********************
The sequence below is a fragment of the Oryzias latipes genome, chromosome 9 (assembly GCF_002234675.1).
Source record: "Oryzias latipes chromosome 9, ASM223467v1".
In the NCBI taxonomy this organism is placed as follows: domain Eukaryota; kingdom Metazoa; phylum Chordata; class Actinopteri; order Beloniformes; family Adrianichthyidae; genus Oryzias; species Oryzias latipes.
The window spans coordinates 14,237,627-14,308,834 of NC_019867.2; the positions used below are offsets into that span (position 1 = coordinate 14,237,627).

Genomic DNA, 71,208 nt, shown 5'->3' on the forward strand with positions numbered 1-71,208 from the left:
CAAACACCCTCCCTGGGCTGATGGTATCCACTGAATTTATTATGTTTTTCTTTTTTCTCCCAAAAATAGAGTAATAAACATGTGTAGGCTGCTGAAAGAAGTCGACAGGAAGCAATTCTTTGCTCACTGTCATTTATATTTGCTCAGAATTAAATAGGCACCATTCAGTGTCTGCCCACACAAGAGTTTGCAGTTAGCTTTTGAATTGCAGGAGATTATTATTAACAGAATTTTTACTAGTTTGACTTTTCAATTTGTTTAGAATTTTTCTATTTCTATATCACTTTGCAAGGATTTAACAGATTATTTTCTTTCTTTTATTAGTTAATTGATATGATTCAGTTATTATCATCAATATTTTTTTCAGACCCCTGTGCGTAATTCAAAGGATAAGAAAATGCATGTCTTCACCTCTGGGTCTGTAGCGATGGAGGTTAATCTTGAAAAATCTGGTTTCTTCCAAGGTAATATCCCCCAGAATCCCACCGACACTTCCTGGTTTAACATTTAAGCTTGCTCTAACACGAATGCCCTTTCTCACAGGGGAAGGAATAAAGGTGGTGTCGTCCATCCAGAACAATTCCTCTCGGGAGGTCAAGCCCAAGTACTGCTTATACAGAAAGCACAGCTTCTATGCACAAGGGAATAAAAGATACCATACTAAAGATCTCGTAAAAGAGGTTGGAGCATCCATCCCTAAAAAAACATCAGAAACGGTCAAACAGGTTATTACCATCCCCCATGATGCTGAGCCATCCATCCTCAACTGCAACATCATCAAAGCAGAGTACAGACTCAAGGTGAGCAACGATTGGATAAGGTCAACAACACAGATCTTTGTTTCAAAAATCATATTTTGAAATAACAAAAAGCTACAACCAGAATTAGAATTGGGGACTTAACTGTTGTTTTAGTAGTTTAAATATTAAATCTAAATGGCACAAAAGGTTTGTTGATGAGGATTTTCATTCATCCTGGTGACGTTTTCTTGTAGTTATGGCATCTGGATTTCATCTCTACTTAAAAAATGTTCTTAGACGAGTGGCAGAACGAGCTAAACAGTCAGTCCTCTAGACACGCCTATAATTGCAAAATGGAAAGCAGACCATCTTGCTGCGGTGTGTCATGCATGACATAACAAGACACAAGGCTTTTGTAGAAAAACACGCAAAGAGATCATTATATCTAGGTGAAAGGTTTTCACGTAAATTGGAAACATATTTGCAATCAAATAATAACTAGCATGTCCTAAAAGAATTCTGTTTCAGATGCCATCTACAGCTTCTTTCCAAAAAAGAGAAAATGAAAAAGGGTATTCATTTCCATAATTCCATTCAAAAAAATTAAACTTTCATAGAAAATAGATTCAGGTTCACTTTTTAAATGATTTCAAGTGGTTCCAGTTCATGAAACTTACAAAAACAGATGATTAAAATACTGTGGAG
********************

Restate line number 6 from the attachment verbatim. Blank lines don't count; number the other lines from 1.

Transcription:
CAAACACCCTCCCTGGGCTGATGGTATCCACTGAATTTATTATGTTTTTCTTTTTTCTCCCAAAAATAGAGTAATAAACATGTGTAGGCTGCTGAAAGAAGTCGACAGGAAGCAATTCTTTGCTCACTGTCATTTATATTTGCTCAGAATTAAATAGGCACCATTCAGTGTCTGCCCACACAAGAGTTTGCAGTTAGCTTTTGAATTGCAGGAGATTATTATTAACAGAATTTTTACTAGTTTGACTTTTCAATTTGTTTAGAATTTTTCTATTTCTATATCACTTTGCAAGGATTTAACAGATTATTTTCTTTCTTTTATTAGTTAATTGATATGATTCAGTTATTATCATCAATATTTTTTTCAGACCCCTGTGCGTAATTCAAAGGATAAGAAAATGCATGTCTTCACCTCTGGGTCTGTAGCGATGGAGGTTAATCTTGAAAAATCTGGTTTCTTCCAAGGTAATATCCCCCAGAATCCCACCGACACTTCCTGGTTTAACATTTAAGCTTGCTCTAACACGAATGCCCTTTCTCACAGGGGAAGGAATAAAGGTGGTGTCGTCCATCCAGAACAATTCCTCTCGGGAGGTCAAGCCCAAGTACTGCTTATACAGAAAGCACAGCTTCTATGCACAAGGGAATAAAAGATACCATACTAAAGATCTCGTAAAAGAGGTTGGAGCATCCATCCCTAAAAAAACATCAGAAACGGTCAAACAGGTTATTACCATCCCCCATGATGCTGAGCCATCCATCCTCAACTGCAACATCATCAAAGCAGAGTACAGACTCAAGGTGAGCAACGATTGGATAAGGTCAACAACACAGATCTTTGTTTCAAAAATCATATTTTGAAATAACAAAAAGCTACAACCAGAATTAGAATTGGGGACTTAACTGTTGTTTTAGTAGTTTAAATATTAAATCTAAATGGCACAAAAGGTTTGTTGATGAGGATTTTCATTCATCCTGGTGACGTTTTCTTGTAGTTATGGCATCTGGATTTCATCTCTACTTAAAAAATGTTCTTAGACGAGTGGCAGAACGAGCTAAACAGTCAGTCCTCTAGACACGCCTATAATTGCAAAATGGAAAGCAGACCATCTTGCTGCGGTGTGTCATGCATGACATAACAAGACACAAGGCTTTTGTAGAAAAACACGCAAAGAGATCATTATATCTAGGTGAAAGGTTTTCACGTAAATTGGAAACATATTTGCAATCAAATAATAACTAGCATGTCCTAAAAGAATTCTGTTTCAGATGCCATCTACAGCTTCTTTCCAAAAAAGAGAAAATGAAAAAGGGTATTCATTTCCATAATTCCATTCAAAAAAATTAAACTTTCATAGAAAATAGATTCAGGTTCACTTTTTAAATGATTTCAAGTGGTTCCAGTTCATGAAACTTACAAAAACAGATGATTAAAATACTGTGGAG